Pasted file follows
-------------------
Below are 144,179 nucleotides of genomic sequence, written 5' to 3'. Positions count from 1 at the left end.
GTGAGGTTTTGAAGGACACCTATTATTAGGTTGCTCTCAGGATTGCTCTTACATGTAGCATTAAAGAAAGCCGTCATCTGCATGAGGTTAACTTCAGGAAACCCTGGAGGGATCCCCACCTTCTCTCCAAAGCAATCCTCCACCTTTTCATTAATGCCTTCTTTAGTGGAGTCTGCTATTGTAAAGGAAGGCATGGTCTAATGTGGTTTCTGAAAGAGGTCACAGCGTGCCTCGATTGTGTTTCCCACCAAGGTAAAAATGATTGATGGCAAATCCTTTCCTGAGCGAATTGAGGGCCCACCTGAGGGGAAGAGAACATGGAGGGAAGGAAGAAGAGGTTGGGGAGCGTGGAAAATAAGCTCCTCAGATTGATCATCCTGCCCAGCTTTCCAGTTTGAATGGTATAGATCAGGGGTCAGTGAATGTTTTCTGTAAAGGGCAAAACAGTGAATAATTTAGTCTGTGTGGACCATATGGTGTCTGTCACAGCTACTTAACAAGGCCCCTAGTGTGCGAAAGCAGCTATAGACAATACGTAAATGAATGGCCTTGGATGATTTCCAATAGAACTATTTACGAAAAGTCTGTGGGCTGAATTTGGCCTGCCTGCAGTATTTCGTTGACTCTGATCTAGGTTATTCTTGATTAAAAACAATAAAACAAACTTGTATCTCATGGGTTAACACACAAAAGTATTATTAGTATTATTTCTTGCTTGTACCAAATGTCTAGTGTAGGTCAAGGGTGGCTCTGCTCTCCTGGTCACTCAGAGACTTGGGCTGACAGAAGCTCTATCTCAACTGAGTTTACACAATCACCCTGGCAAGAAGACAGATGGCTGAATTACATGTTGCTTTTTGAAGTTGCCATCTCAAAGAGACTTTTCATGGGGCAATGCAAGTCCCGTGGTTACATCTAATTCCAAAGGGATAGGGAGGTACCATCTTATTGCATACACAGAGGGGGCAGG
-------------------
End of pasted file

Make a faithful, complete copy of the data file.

Below are 144,179 nucleotides of genomic sequence, written 5' to 3'. Positions count from 1 at the left end.
GTGAGGTTTTGAAGGACACCTATTATTAGGTTGCTCTCAGGATTGCTCTTACATGTAGCATTAAAGAAAGCCGTCATCTGCATGAGGTTAACTTCAGGAAACCCTGGAGGGATCCCCACCTTCTCTCCAAAGCAATCCTCCACCTTTTCATTAATGCCTTCTTTAGTGGAGTCTGCTATTGTAAAGGAAGGCATGGTCTAATGTGGTTTCTGAAAGAGGTCACAGCGTGCCTCGATTGTGTTTCCCACCAAGGTAAAAATGATTGATGGCAAATCCTTTCCTGAGCGAATTGAGGGCCCACCTGAGGGGAAGAGAACATGGAGGGAAGGAAGAAGAGGTTGGGGAGCGTGGAAAATAAGCTCCTCAGATTGATCATCCTGCCCAGCTTTCCAGTTTGAATGGTATAGATCAGGGGTCAGTGAATGTTTTCTGTAAAGGGCAAAACAGTGAATAATTTAGTCTGTGTGGACCATATGGTGTCTGTCACAGCTACTTAACAAGGCCCCTAGTGTGCGAAAGCAGCTATAGACAATACGTAAATGAATGGCCTTGGATGATTTCCAATAGAACTATTTACGAAAAGTCTGTGGGCTGAATTTGGCCTGCCTGCAGTATTTCGTTGACTCTGATCTAGGTTATTCTTGATTAAAAACAATAAAACAAACTTGTATCTCATGGGTTAACACACAAAAGTATTATTAGTATTATTTCTTGCTTGTACCAAATGTCTAGTGTAGGTCAAGGGTGGCTCTGCTCTCCTGGTCACTCAGAGACTTGGGCTGACAGAAGCTCTATCTCAACTGAGTTTACACAATCACCCTGGCAAGAAGACAGATGGCTGAATTACATGTTGCTTTTTGAAGTTGCCATCTCAAAGAGACTTTTCATGGGGCAATGCAAGTCCCGTGGTTACATCTAATTCCAAAGGGATAGGGAGGTACCATCTTATTGCATACACAGAGGGGGCAGG